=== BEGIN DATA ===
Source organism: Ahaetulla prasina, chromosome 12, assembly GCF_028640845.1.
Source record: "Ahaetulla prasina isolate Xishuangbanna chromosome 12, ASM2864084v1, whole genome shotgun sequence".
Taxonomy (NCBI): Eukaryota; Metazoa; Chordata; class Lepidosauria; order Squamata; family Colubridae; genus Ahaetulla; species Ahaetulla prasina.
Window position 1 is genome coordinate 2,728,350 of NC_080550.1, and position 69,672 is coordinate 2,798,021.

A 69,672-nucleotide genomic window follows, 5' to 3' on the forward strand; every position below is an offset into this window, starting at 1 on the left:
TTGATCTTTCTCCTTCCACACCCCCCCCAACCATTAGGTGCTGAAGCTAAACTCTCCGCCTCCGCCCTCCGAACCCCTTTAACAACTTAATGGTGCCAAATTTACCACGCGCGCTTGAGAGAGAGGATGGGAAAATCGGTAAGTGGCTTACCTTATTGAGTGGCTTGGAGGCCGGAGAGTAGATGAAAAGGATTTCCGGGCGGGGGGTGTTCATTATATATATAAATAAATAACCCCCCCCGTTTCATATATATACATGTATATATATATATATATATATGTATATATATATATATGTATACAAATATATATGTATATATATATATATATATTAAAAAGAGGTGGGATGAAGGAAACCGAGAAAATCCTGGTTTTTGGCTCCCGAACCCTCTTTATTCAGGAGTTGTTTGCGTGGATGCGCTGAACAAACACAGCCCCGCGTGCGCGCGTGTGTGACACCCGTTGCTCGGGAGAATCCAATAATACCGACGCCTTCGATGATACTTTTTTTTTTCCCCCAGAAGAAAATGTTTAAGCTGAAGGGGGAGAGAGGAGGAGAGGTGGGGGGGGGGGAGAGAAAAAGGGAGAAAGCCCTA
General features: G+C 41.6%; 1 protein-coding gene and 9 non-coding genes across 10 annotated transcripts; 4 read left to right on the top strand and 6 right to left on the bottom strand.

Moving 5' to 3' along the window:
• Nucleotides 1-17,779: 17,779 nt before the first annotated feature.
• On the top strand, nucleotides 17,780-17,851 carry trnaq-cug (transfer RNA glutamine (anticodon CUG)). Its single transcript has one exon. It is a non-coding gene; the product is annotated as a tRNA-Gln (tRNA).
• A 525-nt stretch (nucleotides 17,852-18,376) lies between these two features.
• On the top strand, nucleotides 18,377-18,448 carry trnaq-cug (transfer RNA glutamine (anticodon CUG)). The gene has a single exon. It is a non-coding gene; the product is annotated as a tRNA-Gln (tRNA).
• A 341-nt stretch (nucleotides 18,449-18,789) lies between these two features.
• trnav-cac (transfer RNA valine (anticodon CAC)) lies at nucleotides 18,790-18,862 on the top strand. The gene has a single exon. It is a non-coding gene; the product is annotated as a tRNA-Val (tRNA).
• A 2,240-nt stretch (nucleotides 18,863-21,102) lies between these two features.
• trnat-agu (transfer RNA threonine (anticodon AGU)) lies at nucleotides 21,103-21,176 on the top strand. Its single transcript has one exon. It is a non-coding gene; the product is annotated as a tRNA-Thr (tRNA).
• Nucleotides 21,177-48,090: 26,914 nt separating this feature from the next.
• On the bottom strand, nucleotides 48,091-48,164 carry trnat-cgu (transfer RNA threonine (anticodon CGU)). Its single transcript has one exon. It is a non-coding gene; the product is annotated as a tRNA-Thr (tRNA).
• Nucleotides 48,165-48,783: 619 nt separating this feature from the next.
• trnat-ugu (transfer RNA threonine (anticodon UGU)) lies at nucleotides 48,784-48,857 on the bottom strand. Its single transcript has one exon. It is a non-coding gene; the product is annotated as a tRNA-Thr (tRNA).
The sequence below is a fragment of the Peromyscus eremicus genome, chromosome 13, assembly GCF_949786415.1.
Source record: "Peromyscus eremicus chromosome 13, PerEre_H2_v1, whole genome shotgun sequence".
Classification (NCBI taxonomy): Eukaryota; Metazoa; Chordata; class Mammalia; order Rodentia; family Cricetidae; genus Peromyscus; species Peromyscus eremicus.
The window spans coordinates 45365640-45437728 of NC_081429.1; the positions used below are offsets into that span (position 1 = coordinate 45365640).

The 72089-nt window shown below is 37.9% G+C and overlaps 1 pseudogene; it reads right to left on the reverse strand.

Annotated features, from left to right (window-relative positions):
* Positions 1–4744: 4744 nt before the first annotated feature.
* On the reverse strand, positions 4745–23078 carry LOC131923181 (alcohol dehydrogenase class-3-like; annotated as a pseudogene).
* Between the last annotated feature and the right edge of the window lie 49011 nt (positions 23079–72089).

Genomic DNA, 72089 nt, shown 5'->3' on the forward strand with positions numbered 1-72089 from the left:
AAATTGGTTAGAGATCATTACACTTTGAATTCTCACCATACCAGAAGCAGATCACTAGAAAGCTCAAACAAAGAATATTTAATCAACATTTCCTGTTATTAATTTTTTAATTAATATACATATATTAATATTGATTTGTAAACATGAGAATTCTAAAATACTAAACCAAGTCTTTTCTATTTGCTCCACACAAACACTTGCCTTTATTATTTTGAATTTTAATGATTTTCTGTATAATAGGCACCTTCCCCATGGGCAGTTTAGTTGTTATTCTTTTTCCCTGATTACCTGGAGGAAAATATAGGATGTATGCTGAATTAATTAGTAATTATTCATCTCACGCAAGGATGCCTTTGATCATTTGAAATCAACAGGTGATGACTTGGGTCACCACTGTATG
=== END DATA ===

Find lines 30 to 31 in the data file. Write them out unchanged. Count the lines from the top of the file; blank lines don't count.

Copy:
Genomic DNA, 72089 nt, shown 5'->3' on the forward strand with positions numbered 1-72089 from the left:
AAATTGGTTAGAGATCATTACACTTTGAATTCTCACCATACCAGAAGCAGATCACTAGAAAGCTCAAACAAAGAATATTTAATCAACATTTCCTGTTATTAATTTTTTAATTAATATACATATATTAATATTGATTTGTAAACATGAGAATTCTAAAATACTAAACCAAGTCTTTTCTATTTGCTCCACACAAACACTTGCCTTTATTATTTTGAATTTTAATGATTTTCTGTATAATAGGCACCTTCCCCATGGGCAGTTTAGTTGTTATTCTTTTTCCCTGATTACCTGGAGGAAAATATAGGATGTATGCTGAATTAATTAGTAATTATTCATCTCACGCAAGGATGCCTTTGATCATTTGAAATCAACAGGTGATGACTTGGGTCACCACTGTATG